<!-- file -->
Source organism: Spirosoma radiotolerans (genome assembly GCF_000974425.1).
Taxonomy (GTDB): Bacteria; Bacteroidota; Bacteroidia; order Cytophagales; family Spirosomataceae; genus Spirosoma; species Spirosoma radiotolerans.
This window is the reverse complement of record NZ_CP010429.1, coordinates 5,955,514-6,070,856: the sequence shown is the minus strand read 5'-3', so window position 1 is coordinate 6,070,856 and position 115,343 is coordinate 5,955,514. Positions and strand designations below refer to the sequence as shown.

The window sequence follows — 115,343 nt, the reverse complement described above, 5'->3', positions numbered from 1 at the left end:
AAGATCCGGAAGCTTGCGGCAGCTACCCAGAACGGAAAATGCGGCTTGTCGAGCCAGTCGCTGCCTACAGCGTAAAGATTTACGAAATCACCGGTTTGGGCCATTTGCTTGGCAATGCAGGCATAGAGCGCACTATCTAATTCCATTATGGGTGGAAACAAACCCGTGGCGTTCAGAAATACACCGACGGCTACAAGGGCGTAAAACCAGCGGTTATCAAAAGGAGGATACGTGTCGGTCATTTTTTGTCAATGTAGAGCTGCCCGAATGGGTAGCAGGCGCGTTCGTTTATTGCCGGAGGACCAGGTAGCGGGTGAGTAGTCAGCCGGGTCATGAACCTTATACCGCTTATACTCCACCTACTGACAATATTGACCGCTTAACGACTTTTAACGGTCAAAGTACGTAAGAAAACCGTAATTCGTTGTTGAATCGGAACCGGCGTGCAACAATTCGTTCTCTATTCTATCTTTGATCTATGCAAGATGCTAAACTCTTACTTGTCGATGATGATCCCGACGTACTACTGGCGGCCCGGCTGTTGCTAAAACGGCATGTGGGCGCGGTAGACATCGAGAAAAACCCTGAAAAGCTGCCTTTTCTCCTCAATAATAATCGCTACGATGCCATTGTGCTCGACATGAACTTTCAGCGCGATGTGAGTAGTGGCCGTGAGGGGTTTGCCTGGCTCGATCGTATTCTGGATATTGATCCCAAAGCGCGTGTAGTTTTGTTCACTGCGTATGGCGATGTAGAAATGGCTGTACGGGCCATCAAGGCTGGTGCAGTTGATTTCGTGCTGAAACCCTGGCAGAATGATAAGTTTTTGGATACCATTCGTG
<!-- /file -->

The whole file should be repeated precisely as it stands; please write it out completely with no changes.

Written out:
Source organism: Spirosoma radiotolerans (genome assembly GCF_000974425.1).
Taxonomy (GTDB): Bacteria; Bacteroidota; Bacteroidia; order Cytophagales; family Spirosomataceae; genus Spirosoma; species Spirosoma radiotolerans.
This window is the reverse complement of record NZ_CP010429.1, coordinates 5,955,514-6,070,856: the sequence shown is the minus strand read 5'-3', so window position 1 is coordinate 6,070,856 and position 115,343 is coordinate 5,955,514. Positions and strand designations below refer to the sequence as shown.

The window sequence follows — 115,343 nt, the reverse complement described above, 5'->3', positions numbered from 1 at the left end:
AAGATCCGGAAGCTTGCGGCAGCTACCCAGAACGGAAAATGCGGCTTGTCGAGCCAGTCGCTGCCTACAGCGTAAAGATTTACGAAATCACCGGTTTGGGCCATTTGCTTGGCAATGCAGGCATAGAGCGCACTATCTAATTCCATTATGGGTGGAAACAAACCCGTGGCGTTCAGAAATACACCGACGGCTACAAGGGCGTAAAACCAGCGGTTATCAAAAGGAGGATACGTGTCGGTCATTTTTTGTCAATGTAGAGCTGCCCGAATGGGTAGCAGGCGCGTTCGTTTATTGCCGGAGGACCAGGTAGCGGGTGAGTAGTCAGCCGGGTCATGAACCTTATACCGCTTATACTCCACCTACTGACAATATTGACCGCTTAACGACTTTTAACGGTCAAAGTACGTAAGAAAACCGTAATTCGTTGTTGAATCGGAACCGGCGTGCAACAATTCGTTCTCTATTCTATCTTTGATCTATGCAAGATGCTAAACTCTTACTTGTCGATGATGATCCCGACGTACTACTGGCGGCCCGGCTGTTGCTAAAACGGCATGTGGGCGCGGTAGACATCGAGAAAAACCCTGAAAAGCTGCCTTTTCTCCTCAATAATAATCGCTACGATGCCATTGTGCTCGACATGAACTTTCAGCGCGATGTGAGTAGTGGCCGTGAGGGGTTTGCCTGGCTCGATCGTATTCTGGATATTGATCCCAAAGCGCGTGTAGTTTTGTTCACTGCGTATGGCGATGTAGAAATGGCTGTACGGGCCATCAAGGCTGGTGCAGTTGATTTCGTGCTGAAACCCTGGCAGAATGATAAGTTTTTGGATACCATTCGTG